See the changes in climate as they occur

The Arctic is the place on Earth where global warming is having the greatest impact. In 2013, researchers from DMI, GEUS and DTU Space therefore launched in cooperation with the Danish Energy Agency to report live from climate changes in the Arctic. The researchers are now ready with a more advanced version of the Polar Portal, where you can see animations of changes in weather, sea ice melt and the color of Greenland. The new version of is launched 20 May 2014.

The changes in the Arctic are faster than anywhere else on the planet. This means substantially different conditions for humans, animals and plants – but also new opportunities. If the sea ice continues to retreat, it will, for instance, have an impact on the energy balance of the climate, animal life and shipping. If the Greenland Ice Sheet continues to melt faster than it grows, the global sea level will increase. And if the permafrost thaws, it will have dramatic consequences for both Arctic animal life and infrastructure.

The new Polar Portal has a lot of new material. The old products are still there but you can now go back and see it as animations.

“Reports from the UN Intergovernmental Panel on Climate Change, IPCC, show that the globe is facing serious climate change. The Arctic is one of the places on the globe which are experiencing the largest changes. Few people have the opportunity to see the changes with their own eyes but through, Danish research institutions give us all the opportunity to follow the development in the Arctic day by day.” says Minister for Climate, Energy and Building, Rasmus Helveg Petersen.

“Denmark has a long tradition for research in the Arctic. Through decades we have monitored the weather, climate and ice in Greenland. This work is becoming increasingly important in these years, where both the ice sheet and the sea ice are melting at increasing rates.”

Animations was launched in 2013, but on 20 May DMI, GEUS and DTU Space release an improved version. One of the central novelties on the is that satellite imagery, measurements and model results are presented as animations. These animations illustrate the evolution in the weather, glaciers, ice sheet and sea ice and give answers to a number of different questions: How much is it melting on the surface of the Greenland Ice Sheet? Which glaciers are retreating? How extensive is the sea ice? builds on large amounts of data that DMI, GEUS and DTU Space collect and process. It is unique that covers both the ice sheet and the sea ice. This makes it possible to see connections between different phenomena in the Arctic. If an animation of the weather reveals special wind patterns, you can at the same time see the impact on the evolution and movement of the sea ice. And if there are large changes on the ice sheet in a certain area,’s temperature animations may give an explanation through higher temperatures.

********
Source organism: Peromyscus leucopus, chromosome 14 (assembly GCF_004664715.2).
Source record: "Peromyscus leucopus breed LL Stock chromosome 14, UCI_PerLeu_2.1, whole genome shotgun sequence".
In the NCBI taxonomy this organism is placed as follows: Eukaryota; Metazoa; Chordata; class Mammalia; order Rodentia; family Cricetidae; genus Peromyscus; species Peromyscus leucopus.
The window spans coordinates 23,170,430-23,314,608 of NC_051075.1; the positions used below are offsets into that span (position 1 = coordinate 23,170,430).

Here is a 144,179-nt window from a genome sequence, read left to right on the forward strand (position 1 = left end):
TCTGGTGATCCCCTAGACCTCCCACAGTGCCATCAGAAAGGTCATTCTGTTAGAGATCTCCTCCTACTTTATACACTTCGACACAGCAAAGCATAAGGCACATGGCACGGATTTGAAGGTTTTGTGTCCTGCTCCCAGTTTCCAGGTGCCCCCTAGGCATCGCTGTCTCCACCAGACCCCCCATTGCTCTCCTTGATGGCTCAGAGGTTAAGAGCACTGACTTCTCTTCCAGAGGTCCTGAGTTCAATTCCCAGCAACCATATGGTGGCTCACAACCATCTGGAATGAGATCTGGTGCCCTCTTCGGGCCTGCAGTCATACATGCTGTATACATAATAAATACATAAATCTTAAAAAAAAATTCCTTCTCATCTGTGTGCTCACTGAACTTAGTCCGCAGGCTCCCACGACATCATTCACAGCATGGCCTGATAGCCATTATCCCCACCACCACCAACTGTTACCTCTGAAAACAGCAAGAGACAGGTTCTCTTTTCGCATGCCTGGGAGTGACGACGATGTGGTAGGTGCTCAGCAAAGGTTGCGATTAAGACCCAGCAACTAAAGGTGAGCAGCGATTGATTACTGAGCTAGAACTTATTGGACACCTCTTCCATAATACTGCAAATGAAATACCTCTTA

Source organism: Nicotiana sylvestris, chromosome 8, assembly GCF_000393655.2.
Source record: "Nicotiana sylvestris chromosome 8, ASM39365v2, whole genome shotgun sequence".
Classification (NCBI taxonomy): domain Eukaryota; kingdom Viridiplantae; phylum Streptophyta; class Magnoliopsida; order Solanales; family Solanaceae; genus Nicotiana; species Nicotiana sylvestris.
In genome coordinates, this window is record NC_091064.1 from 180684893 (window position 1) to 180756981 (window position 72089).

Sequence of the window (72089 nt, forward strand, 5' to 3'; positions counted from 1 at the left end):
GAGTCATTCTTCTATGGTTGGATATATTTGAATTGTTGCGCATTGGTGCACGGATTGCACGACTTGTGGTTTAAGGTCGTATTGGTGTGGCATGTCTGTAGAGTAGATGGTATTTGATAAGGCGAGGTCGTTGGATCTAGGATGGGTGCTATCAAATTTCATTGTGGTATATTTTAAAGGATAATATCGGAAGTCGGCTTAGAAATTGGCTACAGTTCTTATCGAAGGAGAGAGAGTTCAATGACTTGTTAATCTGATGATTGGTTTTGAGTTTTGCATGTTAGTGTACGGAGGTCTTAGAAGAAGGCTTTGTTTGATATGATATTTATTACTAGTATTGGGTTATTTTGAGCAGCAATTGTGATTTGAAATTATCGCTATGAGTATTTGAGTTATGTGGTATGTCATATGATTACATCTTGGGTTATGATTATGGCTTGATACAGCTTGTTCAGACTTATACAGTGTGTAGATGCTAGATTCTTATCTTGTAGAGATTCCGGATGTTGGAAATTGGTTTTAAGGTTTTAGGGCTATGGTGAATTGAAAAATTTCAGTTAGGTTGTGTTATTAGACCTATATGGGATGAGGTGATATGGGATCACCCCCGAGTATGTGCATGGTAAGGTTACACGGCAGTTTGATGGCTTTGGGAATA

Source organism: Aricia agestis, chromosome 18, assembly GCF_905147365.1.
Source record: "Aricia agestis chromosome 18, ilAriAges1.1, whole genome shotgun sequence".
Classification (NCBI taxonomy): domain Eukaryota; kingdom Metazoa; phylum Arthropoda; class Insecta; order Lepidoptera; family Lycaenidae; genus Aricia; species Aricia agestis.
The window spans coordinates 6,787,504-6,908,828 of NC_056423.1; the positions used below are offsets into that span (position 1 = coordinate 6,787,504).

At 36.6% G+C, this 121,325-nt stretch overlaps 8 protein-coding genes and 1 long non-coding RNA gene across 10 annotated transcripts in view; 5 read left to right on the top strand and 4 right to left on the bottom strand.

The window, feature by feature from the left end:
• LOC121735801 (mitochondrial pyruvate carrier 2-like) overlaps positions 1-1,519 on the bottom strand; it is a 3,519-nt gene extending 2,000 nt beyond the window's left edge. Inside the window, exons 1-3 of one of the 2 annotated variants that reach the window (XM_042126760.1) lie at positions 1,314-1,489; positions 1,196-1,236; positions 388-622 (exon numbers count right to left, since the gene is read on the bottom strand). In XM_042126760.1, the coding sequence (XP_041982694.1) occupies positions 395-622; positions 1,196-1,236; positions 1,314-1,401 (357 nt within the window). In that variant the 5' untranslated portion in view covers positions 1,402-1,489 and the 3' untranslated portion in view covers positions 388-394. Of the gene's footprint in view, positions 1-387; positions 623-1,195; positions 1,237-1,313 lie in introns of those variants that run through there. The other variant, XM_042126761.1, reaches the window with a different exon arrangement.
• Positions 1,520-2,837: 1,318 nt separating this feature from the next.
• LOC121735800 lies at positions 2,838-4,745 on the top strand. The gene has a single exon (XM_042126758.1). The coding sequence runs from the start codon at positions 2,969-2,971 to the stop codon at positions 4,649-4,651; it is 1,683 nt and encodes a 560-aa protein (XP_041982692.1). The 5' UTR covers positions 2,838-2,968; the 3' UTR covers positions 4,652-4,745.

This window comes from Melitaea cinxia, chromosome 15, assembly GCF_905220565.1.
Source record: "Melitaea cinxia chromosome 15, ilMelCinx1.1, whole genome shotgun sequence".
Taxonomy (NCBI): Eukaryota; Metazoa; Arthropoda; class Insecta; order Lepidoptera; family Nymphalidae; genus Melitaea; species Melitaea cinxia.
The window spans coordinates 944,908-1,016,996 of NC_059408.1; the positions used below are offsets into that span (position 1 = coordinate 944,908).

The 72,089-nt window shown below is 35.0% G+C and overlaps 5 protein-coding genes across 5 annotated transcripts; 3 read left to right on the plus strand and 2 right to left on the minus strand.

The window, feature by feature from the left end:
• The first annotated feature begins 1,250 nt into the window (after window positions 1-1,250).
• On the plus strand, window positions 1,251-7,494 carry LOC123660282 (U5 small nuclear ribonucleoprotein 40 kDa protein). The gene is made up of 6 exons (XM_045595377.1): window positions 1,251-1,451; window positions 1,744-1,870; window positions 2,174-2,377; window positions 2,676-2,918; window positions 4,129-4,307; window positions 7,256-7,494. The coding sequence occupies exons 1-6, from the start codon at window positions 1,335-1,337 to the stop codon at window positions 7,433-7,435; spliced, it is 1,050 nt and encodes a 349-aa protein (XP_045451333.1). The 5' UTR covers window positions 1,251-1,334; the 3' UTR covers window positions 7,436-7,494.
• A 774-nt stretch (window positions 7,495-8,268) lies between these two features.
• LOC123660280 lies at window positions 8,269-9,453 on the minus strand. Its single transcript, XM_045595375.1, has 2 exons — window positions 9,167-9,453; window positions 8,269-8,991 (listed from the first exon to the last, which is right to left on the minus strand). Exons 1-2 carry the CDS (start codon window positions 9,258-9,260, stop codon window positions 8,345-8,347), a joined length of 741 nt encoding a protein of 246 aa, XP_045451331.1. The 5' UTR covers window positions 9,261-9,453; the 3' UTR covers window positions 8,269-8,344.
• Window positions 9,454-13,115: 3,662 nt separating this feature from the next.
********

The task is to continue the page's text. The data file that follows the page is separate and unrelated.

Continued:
Wind and temperature in the area around Arctic is one of the many, new animations on Polar Portal.

Keep an eye on it

Katrine Krogh Andersen, head of Research and Development at DMI, says “Large changes have occurred in the Greenland Ice Sheet and the Arctic sea ice in the past 10-15 years. Global warming has helped set the changes in motion and the Arctic changes have an impact on climate in other parts of the world. Through we wish to give everyone the opportunity to keep an eye on what is going on in the Arctic based on large amounts of data and knowledge at DMI, GEUS and DTU Space.”

Maps, curves and animations are updated regularly with new data from satellites and model calculations – in many cases daily. thereby delivers the latest knowledge about how weather and climate changes impact the ice sheet and the Arctic sea ice.

Later this summer, will also show the development in the permafrost in Southwest Greenland and the thickness of the Arctic sea ice. is financed by the Danish Energy Agency, DANCEA Climate Fund (Danish Cooperation for Environment in the Arctic).

For more information on


..DMI – Danish Meteorological Institute, Sea ice: Head of Ice Service and Remote Sensing, Nicolai Kliem (+45 39 15 72 11), Ice sheet: Climate scientist, Peter Langen (+45 39 15 74 02)

..GEUS – the Geological Survey of Denmark and Greenland, Senior scientist, Signe Bech Andersen (+45 91 33 38 04)

..DTU Space – National Space Institute, DTU, Scientist Louise Sandberg Sørensen (+45 45 25 97 14)